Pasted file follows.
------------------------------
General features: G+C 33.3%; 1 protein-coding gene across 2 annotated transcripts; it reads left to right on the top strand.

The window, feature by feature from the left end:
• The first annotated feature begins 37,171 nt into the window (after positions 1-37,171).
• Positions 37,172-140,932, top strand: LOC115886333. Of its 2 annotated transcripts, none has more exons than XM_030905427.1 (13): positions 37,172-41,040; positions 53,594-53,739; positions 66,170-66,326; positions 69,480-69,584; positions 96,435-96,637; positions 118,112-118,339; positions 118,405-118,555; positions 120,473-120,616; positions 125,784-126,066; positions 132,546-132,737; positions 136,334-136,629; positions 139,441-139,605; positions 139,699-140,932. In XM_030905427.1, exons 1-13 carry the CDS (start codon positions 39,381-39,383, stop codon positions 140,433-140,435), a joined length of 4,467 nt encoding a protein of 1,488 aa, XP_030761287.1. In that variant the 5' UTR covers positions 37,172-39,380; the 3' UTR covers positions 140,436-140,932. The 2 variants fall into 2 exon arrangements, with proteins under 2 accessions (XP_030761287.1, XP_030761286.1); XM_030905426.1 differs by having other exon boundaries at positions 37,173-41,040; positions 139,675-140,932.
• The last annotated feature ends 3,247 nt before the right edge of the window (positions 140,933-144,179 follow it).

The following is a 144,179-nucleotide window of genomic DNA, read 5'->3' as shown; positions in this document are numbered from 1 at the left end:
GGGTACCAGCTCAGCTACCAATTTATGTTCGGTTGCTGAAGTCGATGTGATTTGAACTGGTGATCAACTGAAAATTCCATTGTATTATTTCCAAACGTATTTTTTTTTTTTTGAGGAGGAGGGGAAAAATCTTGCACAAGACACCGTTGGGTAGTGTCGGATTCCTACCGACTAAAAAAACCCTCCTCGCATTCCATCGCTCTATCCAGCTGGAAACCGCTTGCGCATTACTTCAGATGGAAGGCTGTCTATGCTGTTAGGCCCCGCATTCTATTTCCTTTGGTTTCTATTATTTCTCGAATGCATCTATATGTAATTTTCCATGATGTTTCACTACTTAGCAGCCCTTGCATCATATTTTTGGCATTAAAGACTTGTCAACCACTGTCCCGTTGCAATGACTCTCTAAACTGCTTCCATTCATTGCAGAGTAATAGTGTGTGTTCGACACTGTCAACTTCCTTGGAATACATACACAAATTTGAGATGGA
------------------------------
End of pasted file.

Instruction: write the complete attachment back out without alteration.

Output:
General features: G+C 33.3%; 1 protein-coding gene across 2 annotated transcripts; it reads left to right on the top strand.

The window, feature by feature from the left end:
• The first annotated feature begins 37,171 nt into the window (after positions 1-37,171).
• Positions 37,172-140,932, top strand: LOC115886333. Of its 2 annotated transcripts, none has more exons than XM_030905427.1 (13): positions 37,172-41,040; positions 53,594-53,739; positions 66,170-66,326; positions 69,480-69,584; positions 96,435-96,637; positions 118,112-118,339; positions 118,405-118,555; positions 120,473-120,616; positions 125,784-126,066; positions 132,546-132,737; positions 136,334-136,629; positions 139,441-139,605; positions 139,699-140,932. In XM_030905427.1, exons 1-13 carry the CDS (start codon positions 39,381-39,383, stop codon positions 140,433-140,435), a joined length of 4,467 nt encoding a protein of 1,488 aa, XP_030761287.1. In that variant the 5' UTR covers positions 37,172-39,380; the 3' UTR covers positions 140,436-140,932. The 2 variants fall into 2 exon arrangements, with proteins under 2 accessions (XP_030761287.1, XP_030761286.1); XM_030905426.1 differs by having other exon boundaries at positions 37,173-41,040; positions 139,675-140,932.
• The last annotated feature ends 3,247 nt before the right edge of the window (positions 140,933-144,179 follow it).

The following is a 144,179-nucleotide window of genomic DNA, read 5'->3' as shown; positions in this document are numbered from 1 at the left end:
GGGTACCAGCTCAGCTACCAATTTATGTTCGGTTGCTGAAGTCGATGTGATTTGAACTGGTGATCAACTGAAAATTCCATTGTATTATTTCCAAACGTATTTTTTTTTTTTTGAGGAGGAGGGGAAAAATCTTGCACAAGACACCGTTGGGTAGTGTCGGATTCCTACCGACTAAAAAAACCCTCCTCGCATTCCATCGCTCTATCCAGCTGGAAACCGCTTGCGCATTACTTCAGATGGAAGGCTGTCTATGCTGTTAGGCCCCGCATTCTATTTCCTTTGGTTTCTATTATTTCTCGAATGCATCTATATGTAATTTTCCATGATGTTTCACTACTTAGCAGCCCTTGCATCATATTTTTGGCATTAAAGACTTGTCAACCACTGTCCCGTTGCAATGACTCTCTAAACTGCTTCCATTCATTGCAGAGTAATAGTGTGTGTTCGACACTGTCAACTTCCTTGGAATACATACACAAATTTGAGATGGA